The links to all of these activities (and more) can be found on the Christmaths page. The last week of term is a great time to do some out-of-the-ordinary mathematics with your pupils and there are plenty of ideas on that page. In my experience some of the end-of-term, fun maths has turned out to be the most memorable and enjoyable learning my pupils did all year!

Have your pupils encountered the binary system? There is a visual aid you can use called Binary Lights to demonstrate how binary works. The reason I mention this is that recently I heard a nice idea about counting on your fingers. It’s common knowledge that you can count to ten with the help of fingers and thumbs but if you use binary you can count up to over 1000! Scroll down the Binary Lights page to see a video demonstration.

The answer to this month’s puzzle is £16.33. I found this answer with the aid of a spreadsheet. Please let me know if you have another way of finding this answer.

That’s all for this month

Enjoy the holiday

John

Q. How is an artificial Christmas tree like the square root of minus nine?

A: Neither has real roots!

# 7 New Resources for the Maths Classroom

Happy Christmas and welcome to the December 2016 edition of the Transum Mathematics newsletter. We will begin with the puzzle for this month: How many positive two-digit numbers are there whose square and cube both end in the same digit? The answer is at the end of this newsletter.

While you think about that, here are the seven new resources that have appeared on the Transum website since the last newsletter.

1. ## First Impressions

I was given the idea to create this fun data collecting application by Year 13 students working on projects including the chi-squared test. It was proving difficult and time consuming for them to collect their own data in sufficient quantities in order to meaningfully apply statistical tests. First Impressions asks the pupil for their initial perceptions of optical illusions. When the activity has been completed (it takes less than two minutes) the pupil is presented with the data collected from all of the other people who have also used this app. This data can then be used by the pupil for all sorts of graphs, charts and statistical analysis. Give it a go and share your ideas.

1. ## Weekly Workout

With questions similar to those on the specimen papers produced by the exam boards for the forthcoming Maths CGSE(9-1), the Weekly Workouts provide half-hour revision papers for Foundation students aspiring to achieve the higher grades. The first six questions can be answered online just like the other Transum online exercises but the seventh question on each paper requires more drawing and is best done on paper with feedback from the teacher. The number of Weekly Workouts for Foundation level pupils is growing week by week. You have probably already seen the twenty Practice Papers for Higher students haven’t you?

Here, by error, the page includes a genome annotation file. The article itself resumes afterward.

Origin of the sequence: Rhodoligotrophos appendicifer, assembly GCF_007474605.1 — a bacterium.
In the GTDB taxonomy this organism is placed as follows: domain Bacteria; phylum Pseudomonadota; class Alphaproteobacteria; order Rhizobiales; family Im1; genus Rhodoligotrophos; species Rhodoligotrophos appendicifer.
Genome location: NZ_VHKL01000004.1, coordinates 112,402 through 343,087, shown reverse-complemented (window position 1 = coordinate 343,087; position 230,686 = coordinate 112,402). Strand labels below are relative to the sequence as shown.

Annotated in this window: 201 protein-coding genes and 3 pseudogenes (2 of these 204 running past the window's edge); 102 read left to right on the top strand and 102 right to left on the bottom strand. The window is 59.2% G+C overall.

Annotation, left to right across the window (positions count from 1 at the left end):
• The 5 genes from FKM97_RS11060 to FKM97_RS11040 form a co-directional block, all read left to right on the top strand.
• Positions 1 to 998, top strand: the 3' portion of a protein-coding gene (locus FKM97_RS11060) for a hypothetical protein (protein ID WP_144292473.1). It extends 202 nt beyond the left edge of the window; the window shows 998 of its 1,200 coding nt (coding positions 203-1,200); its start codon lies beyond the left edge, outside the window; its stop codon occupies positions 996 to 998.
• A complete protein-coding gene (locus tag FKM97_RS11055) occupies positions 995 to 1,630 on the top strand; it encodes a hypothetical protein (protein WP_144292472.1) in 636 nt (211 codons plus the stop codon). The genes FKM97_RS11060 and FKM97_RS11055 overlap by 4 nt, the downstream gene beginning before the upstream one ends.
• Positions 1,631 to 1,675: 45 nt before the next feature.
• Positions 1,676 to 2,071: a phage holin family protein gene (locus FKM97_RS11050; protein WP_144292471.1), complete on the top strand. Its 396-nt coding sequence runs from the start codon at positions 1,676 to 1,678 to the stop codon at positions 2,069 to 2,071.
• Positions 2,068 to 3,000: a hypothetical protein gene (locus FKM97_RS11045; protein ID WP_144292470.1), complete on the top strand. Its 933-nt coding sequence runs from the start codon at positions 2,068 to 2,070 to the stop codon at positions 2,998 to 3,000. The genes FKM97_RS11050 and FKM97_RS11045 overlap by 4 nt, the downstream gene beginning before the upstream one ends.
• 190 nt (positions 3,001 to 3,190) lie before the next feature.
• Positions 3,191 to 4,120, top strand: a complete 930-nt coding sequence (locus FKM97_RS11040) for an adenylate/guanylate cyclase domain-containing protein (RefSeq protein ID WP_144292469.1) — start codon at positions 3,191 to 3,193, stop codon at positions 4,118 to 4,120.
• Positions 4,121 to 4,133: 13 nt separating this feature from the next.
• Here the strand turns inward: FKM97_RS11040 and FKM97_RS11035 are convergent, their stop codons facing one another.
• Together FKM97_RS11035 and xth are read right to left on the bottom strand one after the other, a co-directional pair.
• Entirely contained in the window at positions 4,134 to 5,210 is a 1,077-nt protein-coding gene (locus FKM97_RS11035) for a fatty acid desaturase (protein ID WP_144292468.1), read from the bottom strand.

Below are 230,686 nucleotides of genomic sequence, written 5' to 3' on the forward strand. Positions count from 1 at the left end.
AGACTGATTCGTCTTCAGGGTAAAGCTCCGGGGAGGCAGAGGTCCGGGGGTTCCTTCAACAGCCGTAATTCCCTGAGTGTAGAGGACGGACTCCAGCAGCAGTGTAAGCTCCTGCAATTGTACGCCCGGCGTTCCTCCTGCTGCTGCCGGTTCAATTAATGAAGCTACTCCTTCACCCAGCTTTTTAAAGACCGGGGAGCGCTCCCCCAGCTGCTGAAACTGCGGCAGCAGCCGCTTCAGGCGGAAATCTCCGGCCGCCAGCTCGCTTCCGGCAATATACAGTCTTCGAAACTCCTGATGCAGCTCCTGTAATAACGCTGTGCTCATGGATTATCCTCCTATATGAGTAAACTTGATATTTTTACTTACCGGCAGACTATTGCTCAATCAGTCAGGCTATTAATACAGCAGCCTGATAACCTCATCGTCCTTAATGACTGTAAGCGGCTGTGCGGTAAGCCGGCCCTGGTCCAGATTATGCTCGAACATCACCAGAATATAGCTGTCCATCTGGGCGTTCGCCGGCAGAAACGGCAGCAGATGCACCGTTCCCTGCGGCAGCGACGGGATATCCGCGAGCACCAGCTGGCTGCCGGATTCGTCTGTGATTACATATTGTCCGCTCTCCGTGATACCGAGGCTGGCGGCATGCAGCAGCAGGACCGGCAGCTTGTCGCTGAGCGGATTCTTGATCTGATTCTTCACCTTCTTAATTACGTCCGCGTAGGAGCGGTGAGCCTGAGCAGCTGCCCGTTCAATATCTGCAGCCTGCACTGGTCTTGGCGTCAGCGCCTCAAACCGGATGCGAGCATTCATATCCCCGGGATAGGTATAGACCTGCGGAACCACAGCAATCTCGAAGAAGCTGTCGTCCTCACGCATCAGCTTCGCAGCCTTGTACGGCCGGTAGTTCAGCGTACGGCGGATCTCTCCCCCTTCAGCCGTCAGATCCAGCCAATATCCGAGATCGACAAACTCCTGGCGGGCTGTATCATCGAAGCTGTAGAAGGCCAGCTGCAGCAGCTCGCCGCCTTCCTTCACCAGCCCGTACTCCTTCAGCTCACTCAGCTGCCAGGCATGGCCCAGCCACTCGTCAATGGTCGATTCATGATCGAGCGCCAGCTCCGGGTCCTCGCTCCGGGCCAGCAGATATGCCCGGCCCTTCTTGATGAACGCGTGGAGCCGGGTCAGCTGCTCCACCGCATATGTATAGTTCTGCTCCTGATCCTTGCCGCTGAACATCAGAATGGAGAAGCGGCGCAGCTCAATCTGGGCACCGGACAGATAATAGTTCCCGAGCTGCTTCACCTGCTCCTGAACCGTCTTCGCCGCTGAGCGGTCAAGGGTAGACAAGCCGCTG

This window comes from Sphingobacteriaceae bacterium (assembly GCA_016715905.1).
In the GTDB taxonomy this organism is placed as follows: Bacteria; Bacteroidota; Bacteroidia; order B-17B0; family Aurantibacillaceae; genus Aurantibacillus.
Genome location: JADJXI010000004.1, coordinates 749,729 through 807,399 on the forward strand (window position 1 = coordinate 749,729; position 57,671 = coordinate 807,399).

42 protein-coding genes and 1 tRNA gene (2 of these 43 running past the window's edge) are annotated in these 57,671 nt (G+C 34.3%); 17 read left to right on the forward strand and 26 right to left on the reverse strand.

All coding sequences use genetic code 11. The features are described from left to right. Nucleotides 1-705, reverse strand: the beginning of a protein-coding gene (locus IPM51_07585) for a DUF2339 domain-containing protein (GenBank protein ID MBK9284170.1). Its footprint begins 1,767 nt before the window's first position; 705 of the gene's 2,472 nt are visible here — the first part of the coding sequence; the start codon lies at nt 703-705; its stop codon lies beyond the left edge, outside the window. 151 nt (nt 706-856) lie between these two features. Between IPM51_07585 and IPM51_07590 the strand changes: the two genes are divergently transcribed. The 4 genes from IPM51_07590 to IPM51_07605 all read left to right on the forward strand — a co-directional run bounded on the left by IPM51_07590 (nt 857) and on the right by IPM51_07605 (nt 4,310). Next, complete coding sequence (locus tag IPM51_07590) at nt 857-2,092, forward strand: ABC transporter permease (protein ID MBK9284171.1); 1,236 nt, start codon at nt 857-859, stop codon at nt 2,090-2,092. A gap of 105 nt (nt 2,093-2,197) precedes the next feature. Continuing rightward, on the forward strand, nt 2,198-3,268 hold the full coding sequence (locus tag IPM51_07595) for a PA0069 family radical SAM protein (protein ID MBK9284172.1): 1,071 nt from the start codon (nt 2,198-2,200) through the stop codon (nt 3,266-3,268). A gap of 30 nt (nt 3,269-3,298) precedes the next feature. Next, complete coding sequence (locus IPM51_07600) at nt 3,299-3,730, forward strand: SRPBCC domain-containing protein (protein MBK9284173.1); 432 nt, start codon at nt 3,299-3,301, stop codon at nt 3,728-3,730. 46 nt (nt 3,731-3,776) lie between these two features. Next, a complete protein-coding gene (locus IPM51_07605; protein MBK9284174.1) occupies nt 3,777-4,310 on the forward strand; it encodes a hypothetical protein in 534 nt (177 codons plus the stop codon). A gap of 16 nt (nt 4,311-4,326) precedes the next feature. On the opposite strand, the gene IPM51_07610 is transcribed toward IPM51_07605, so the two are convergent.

1. ## Brainbox

This number arranging puzzle was devised by Les Page and adapted as a Transum Mathematics interactive numeracy puzzle. There are twelve levels (and a few hidden bonus levels) arranged in increasing order of difficulty and there are efficient solving strategies that you will probably soon discover for yourself. Perfect for Year 5 pupils up to pensioners.

1. ## Plinko Probability

This simulation describes the motion of a ball falling through a Quincunx (Galton Board) made out of pegs. In the intro tab, a ball has an equal probability of going to the left or right of the peg. The pupil can choose to send 1, 10 or all the balls though the board (up to a maximum of hundred) and watch how the balls fall into the different containers at the bottom of the board. A nice introduction to the normal distribution.

1. ## Trigonometry Advanced

A self-marking exercise on the sine rule, cosine rule and the sine formula for finding the area of a triangle. The questions are carefully arranged in increasing order of difficulty preparing pupils for the linked exam-style questions.

1. ## Triangle Solver

This new, powerful resource is a large triangle to project on to your whiteboard. Drag the vertices to make the triangle roughly the shape you want then type in three measurements, a mixture of sides and angles, then within the blink of an eye the other measurements magically appear. The triangle is solved!

This Solver is not only intended to be used with standard trigonometry or Pythagoras questions but also as a resource for students learning the basic construction skills with a rulers and pair of compasses. It also works well for a class practicing drawing angles using a protractor.

The teacher could manipulate the triangle to show a base of say 13cm. Either side of this base angles of 50° and 70° are shown. The class is then challenged to make an accurate drawing of the triangle and their accuracy can be measured against the actual values the Triangle Solver produces when everyone has finished their drawings.

Similarly a triangle with only the three sides given can be projected for a class practicing ruler and compass constructions. This time it is fun to compare the measured angles of the finished triangle with the ones the Triangle Solver calculates.

1. ## ChristMaths Activities

Not strictly a new resource but certainly an updated one. Don’t be tempted to stray from Mathematics when planning those festive, end-of-term lessons when there are so many Yuletide treats in this collection.

The answer to this month’s puzzle is:

• The nine two digit numbers that end in a zero;
• The nine two digit numbers that end in a one;
• The nine two digit numbers that end in a five;
• The nine two digit numbers that end in a six;

These added together give a total of 36.

Enjoy the Christmas holiday and enjoy the ChristMaths activities,

John

P.S. Calendars, their days are numbered.